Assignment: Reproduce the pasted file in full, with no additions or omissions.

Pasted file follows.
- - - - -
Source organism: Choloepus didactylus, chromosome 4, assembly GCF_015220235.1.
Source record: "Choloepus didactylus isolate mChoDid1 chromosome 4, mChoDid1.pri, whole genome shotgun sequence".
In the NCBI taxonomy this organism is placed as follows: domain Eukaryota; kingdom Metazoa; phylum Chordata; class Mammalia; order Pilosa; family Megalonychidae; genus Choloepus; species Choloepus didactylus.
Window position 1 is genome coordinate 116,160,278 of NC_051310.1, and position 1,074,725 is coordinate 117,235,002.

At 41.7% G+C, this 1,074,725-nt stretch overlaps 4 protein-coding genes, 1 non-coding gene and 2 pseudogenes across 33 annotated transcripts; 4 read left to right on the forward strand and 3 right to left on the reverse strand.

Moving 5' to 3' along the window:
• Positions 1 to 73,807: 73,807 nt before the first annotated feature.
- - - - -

Source organism: Choloepus didactylus, chromosome 4, assembly GCF_015220235.1.
Source record: "Choloepus didactylus isolate mChoDid1 chromosome 4, mChoDid1.pri, whole genome shotgun sequence".
In the NCBI taxonomy this organism is placed as follows: domain Eukaryota; kingdom Metazoa; phylum Chordata; class Mammalia; order Pilosa; family Megalonychidae; genus Choloepus; species Choloepus didactylus.
Window position 1 is genome coordinate 116,160,278 of NC_051310.1, and position 1,074,725 is coordinate 117,235,002.

At 41.7% G+C, this 1,074,725-nt stretch overlaps 4 protein-coding genes, 1 non-coding gene and 2 pseudogenes across 33 annotated transcripts; 4 read left to right on the forward strand and 3 right to left on the reverse strand.

Moving 5' to 3' along the window:
• Positions 1 to 73,807: 73,807 nt before the first annotated feature.